Jared Coreau C- 26 0 0 0 0 0 0

For a player that was supposed to in the mix for an NHL job in training camp, Coreau did not have a good first half. While his play has improved as of late, and some of his struggles were related to the team in front of him struggling, he still has some work to do. He has been less aggressive this season and has also had some issues with his positioning and angles, allowing goals that his body language indicated he thought he had closed off. He needs a strong second half to re-establish himself as an NHL option.

Corey Elkins C- 39 6 7 13 18 -6 41

It is tough to grade Elkins because he is a “tweener” in that he just doesn’t fit in to a specific role well. A very good skater, with a long reach who sees the ice well, Corey looks like he is capable of producing much more offense than he does. Slotted in as 4th line center due to lack of production in other roles is almost a waste of his skating and hockey sense. He excels on the penalty kill, and has the skill set to play on the powerplay, but just doesn’t seem inclined to play offensively.

Luke Esposito C- 13 0 2 2 6 0 15

Another in a long line of small speedy college forwards the Griffins have signed the last few years. Esposito stole a spot early with his hustle before eventually ending up as a healthy scratch and a few stints in Toledo. Blessed with good speed and hands, it remains to be seen whether his offense will translate to AHL level.

Robbie Russo D+ 39 3 11 14 32 -5 77

Russo has watched stock plummet precipitously following his NHL recall last season. He struggled in the postseason on the Griffins Calder Cup run, was disappointing in training camp, and has not had a good start to the season. He looks lost defensively, and is easily the least effective of the regulars on the blueline. His offensive game has not been near enough to offset his penchant for giveaways and he has regressed a lot over the last year.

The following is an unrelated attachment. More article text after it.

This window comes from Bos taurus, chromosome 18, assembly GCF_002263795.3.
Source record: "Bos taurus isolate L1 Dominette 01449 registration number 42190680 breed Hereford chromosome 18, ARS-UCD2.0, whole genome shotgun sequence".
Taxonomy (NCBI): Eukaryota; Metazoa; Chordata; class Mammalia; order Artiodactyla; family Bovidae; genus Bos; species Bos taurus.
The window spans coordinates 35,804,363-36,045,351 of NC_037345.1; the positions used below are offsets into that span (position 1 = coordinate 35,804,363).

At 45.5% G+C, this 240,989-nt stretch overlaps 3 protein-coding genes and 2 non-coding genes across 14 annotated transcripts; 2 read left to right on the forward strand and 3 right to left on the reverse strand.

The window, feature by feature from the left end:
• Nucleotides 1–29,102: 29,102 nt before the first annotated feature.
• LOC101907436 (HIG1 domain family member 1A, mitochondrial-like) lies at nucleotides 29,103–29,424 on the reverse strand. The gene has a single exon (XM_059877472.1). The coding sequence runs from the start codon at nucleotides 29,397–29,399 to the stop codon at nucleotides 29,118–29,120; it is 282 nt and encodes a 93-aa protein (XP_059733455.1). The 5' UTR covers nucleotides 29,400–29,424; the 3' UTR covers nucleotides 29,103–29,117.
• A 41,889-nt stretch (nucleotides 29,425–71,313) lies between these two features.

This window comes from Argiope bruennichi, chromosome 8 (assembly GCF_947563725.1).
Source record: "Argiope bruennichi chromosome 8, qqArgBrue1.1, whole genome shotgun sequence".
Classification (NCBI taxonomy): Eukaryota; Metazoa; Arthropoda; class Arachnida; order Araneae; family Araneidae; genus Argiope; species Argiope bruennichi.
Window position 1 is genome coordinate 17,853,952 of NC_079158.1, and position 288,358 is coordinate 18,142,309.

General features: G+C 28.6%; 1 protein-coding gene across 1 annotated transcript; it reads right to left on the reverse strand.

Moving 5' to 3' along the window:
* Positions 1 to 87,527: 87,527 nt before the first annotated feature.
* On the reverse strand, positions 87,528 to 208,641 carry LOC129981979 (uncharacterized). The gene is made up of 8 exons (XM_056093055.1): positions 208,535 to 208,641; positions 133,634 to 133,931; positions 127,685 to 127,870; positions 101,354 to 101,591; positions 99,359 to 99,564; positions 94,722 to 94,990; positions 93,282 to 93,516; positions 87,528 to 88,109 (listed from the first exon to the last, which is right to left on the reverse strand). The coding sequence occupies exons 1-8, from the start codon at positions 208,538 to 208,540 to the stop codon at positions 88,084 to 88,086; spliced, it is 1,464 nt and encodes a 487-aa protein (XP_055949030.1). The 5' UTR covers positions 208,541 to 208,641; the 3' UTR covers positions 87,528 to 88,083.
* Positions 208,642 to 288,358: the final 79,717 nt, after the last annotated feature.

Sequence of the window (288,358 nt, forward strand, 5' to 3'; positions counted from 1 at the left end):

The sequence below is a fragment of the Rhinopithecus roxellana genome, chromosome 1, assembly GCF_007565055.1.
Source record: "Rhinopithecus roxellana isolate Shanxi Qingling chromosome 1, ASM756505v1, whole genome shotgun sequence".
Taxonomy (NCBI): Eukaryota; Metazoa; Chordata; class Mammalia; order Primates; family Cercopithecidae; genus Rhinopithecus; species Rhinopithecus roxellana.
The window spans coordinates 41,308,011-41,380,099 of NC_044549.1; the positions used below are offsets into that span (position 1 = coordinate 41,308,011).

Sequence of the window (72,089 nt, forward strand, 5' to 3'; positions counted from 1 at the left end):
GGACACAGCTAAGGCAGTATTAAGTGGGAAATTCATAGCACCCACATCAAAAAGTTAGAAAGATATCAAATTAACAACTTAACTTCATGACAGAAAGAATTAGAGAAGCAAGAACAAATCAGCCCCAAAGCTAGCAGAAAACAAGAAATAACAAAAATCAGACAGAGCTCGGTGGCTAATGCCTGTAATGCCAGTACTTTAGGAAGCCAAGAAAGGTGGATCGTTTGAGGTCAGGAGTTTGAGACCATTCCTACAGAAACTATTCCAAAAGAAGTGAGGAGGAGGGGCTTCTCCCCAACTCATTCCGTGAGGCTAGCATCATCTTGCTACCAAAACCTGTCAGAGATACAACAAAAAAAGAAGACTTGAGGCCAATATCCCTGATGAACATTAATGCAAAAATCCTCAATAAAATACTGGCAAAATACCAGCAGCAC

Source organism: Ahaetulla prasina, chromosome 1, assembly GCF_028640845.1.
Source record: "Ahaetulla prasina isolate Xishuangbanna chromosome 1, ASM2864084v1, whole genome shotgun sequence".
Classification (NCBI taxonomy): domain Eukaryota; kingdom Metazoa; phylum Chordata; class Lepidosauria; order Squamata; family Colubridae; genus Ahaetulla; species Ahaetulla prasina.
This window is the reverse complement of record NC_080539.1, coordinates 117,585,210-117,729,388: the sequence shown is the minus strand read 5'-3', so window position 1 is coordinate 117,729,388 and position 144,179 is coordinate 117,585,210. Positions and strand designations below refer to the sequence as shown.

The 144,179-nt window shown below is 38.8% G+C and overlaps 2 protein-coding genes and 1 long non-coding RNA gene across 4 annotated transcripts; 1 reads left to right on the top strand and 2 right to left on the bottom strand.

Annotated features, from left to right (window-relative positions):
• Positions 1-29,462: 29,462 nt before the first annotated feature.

Axel Holmstrom D+ 35 5 12 17 2 -8 36

By most measurements Holmstrom had a disappointing first half. A certain amount of slack has to be given to him as he continues to return from knee surgery and adjust to the North American pro game, but more was expected from the gifted forward. Despite being slotted as a center quite a bit, he seems more suited for the wing. The plus is that he is defensively responsible, and physically mature, displaying good strength and knows how to use it. On the downside his skating looks labored and slow, his intensity level could use a regular boost, and he is not as involved in the offense as he needs to be given his ice time and line mates. The second half of the season will go a long way towards determining whether he slots in as a prospect or a suspect.

Evgeny Svechnikov D 34 5 7 12 35 -4 58

The sophomore slump was in full effect for the gifted sniper for most of the first half. For a player that was in the conversation to make the Wings out of camp, Svechnikov has fallen far. Not only has he not been scoring, but he also hasn’t been getting good chances, and his play without the scoring is not enough yet to justify his ice time. The last couple of weeks he finally was showing signs of breaking out and starting to play his game. He is guilty of putting too much pressure on himself, and will have to find a way to overcome that to succeed at the next level.

Zach Nastasiuk INC. 5 1 0 1 0 -2 6

Nastasiuk was a late cut from the Griffins and spent most of the first half in Toledo. He was recalled got into a couple of games before being pushed back to the sidelines. He scored a goal and posted 4 shots in his first game, but was unable to sustain that level of impact. Time is running out for Nastasiuk on the last season of an entry level contract to show he can play at the AHL level.